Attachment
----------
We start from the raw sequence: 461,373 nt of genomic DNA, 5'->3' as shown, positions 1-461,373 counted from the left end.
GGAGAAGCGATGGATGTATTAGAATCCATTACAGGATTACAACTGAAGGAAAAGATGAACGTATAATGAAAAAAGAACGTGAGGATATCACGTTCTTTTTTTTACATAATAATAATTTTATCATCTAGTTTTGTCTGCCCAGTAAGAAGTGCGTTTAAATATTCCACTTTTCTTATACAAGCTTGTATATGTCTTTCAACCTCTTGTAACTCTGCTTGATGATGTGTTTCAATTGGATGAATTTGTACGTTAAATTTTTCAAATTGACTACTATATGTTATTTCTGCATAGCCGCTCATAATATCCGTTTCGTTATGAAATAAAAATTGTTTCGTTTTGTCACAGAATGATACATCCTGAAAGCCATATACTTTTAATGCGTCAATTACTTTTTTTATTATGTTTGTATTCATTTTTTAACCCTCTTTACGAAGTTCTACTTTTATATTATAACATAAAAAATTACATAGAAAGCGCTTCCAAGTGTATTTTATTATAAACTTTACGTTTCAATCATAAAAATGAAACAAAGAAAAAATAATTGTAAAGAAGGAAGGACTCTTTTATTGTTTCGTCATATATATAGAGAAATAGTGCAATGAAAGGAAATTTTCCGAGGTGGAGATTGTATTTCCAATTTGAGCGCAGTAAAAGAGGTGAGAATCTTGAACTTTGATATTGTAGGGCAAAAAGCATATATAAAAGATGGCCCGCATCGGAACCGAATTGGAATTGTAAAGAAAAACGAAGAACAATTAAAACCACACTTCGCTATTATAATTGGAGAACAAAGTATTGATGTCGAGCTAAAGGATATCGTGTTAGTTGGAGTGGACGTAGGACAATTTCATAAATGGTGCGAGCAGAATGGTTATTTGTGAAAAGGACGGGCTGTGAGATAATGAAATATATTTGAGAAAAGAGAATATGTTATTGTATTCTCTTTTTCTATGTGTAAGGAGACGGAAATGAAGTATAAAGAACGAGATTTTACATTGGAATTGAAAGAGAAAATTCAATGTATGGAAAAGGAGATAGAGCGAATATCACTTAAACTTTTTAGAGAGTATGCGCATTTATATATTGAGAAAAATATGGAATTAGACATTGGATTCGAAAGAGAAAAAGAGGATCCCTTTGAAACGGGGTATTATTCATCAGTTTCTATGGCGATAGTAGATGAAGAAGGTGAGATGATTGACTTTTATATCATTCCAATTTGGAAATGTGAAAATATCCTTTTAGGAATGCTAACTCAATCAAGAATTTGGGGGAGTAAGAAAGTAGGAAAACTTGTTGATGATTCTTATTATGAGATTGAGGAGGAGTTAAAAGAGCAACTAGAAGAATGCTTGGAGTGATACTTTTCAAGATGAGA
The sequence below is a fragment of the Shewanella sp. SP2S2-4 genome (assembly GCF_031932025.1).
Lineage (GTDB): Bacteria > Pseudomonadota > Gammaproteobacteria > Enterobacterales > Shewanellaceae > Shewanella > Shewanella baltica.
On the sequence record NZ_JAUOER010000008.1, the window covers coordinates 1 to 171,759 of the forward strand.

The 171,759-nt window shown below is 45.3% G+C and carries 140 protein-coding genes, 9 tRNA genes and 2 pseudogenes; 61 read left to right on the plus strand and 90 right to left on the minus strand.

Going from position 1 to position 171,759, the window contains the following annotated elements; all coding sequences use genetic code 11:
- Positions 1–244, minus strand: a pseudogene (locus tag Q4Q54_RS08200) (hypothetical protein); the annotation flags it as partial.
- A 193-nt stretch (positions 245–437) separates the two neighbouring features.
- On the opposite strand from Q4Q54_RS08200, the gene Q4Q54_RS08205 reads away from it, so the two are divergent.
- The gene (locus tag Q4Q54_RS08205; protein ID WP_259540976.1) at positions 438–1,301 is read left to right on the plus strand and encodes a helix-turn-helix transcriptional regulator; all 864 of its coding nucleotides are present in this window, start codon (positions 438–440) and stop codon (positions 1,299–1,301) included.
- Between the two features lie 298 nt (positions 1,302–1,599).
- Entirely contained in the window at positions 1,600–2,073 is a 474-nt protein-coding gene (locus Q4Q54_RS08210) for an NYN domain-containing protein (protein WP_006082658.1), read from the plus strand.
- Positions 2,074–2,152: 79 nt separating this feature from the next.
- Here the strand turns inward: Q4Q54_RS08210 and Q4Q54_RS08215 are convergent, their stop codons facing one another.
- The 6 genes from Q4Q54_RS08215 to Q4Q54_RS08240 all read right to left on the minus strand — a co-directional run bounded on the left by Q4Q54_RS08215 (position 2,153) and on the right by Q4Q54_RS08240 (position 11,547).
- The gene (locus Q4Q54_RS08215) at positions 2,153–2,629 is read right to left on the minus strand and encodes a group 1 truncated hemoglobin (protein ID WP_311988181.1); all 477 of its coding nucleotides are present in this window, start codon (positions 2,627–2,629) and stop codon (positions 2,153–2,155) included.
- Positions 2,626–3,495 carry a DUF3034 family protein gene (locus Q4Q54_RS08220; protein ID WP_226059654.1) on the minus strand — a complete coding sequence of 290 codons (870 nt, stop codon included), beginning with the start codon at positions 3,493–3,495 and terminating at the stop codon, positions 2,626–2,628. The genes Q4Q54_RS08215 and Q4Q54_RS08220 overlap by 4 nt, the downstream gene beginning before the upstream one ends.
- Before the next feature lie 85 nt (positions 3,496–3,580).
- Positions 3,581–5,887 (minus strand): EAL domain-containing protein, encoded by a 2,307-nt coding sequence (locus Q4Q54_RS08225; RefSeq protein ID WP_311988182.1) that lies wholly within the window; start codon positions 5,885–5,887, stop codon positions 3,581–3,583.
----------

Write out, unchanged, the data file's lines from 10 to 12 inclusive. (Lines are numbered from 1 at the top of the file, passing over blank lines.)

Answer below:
- On the opposite strand from Q4Q54_RS08200, the gene Q4Q54_RS08205 reads away from it, so the two are divergent.
- The gene (locus tag Q4Q54_RS08205; protein ID WP_259540976.1) at positions 438–1,301 is read left to right on the plus strand and encodes a helix-turn-helix transcriptional regulator; all 864 of its coding nucleotides are present in this window, start codon (positions 438–440) and stop codon (positions 1,299–1,301) included.
- Between the two features lie 298 nt (positions 1,302–1,599).